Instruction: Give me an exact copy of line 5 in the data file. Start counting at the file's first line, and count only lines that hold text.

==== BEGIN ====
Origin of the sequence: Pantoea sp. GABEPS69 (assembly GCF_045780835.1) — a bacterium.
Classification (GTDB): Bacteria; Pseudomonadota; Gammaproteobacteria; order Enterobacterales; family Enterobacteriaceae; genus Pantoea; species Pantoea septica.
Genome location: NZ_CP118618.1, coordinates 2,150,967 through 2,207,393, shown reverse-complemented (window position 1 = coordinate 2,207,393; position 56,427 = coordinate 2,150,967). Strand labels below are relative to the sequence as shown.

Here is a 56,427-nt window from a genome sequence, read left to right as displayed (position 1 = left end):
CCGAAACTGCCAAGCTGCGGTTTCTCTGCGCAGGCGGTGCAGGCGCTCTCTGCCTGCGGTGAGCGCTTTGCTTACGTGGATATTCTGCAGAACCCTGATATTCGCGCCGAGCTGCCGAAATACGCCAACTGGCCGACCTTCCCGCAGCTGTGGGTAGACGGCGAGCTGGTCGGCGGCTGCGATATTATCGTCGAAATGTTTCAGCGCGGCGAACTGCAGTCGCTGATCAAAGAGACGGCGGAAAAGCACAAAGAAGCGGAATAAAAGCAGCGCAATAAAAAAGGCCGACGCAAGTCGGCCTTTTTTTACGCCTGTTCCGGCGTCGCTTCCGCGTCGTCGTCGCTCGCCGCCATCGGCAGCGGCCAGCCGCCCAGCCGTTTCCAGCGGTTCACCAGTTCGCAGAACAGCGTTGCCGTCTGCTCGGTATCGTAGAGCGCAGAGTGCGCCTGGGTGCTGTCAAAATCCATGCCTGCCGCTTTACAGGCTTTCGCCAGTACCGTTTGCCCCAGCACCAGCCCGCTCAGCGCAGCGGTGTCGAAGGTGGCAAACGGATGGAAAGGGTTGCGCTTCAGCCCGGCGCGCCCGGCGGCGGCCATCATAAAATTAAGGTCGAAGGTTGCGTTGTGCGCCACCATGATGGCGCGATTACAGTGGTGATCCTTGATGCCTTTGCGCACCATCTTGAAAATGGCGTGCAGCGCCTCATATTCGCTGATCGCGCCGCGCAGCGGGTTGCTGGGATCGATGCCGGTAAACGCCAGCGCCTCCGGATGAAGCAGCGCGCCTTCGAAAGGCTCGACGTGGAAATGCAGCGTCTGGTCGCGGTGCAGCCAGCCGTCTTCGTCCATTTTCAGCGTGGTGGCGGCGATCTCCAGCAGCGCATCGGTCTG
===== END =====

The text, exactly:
CCGAAACTGCCAAGCTGCGGTTTCTCTGCGCAGGCGGTGCAGGCGCTCTCTGCCTGCGGTGAGCGCTTTGCTTACGTGGATATTCTGCAGAACCCTGATATTCGCGCCGAGCTGCCGAAATACGCCAACTGGCCGACCTTCCCGCAGCTGTGGGTAGACGGCGAGCTGGTCGGCGGCTGCGATATTATCGTCGAAATGTTTCAGCGCGGCGAACTGCAGTCGCTGATCAAAGAGACGGCGGAAAAGCACAAAGAAGCGGAATAAAAGCAGCGCAATAAAAAAGGCCGACGCAAGTCGGCCTTTTTTTACGCCTGTTCCGGCGTCGCTTCCGCGTCGTCGTCGCTCGCCGCCATCGGCAGCGGCCAGCCGCCCAGCCGTTTCCAGCGGTTCACCAGTTCGCAGAACAGCGTTGCCGTCTGCTCGGTATCGTAGAGCGCAGAGTGCGCCTGGGTGCTGTCAAAATCCATGCCTGCCGCTTTACAGGCTTTCGCCAGTACCGTTTGCCCCAGCACCAGCCCGCTCAGCGCAGCGGTGTCGAAGGTGGCAAACGGATGGAAAGGGTTGCGCTTCAGCCCGGCGCGCCCGGCGGCGGCCATCATAAAATTAAGGTCGAAGGTTGCGTTGTGCGCCACCATGATGGCGCGATTACAGTGGTGATCCTTGATGCCTTTGCGCACCATCTTGAAAATGGCGTGCAGCGCCTCATATTCGCTGATCGCGCCGCGCAGCGGGTTGCTGGGATCGATGCCGGTAAACGCCAGCGCCTCCGGATGAAGCAGCGCGCCTTCGAAAGGCTCGACGTGGAAATGCAGCGTCTGGTCGCGGTGCAGCCAGCCGTCTTCGTCCATTTTCAGCGTGGTGGCGGCGATCTCCAGCAGCGCATCGGTCTG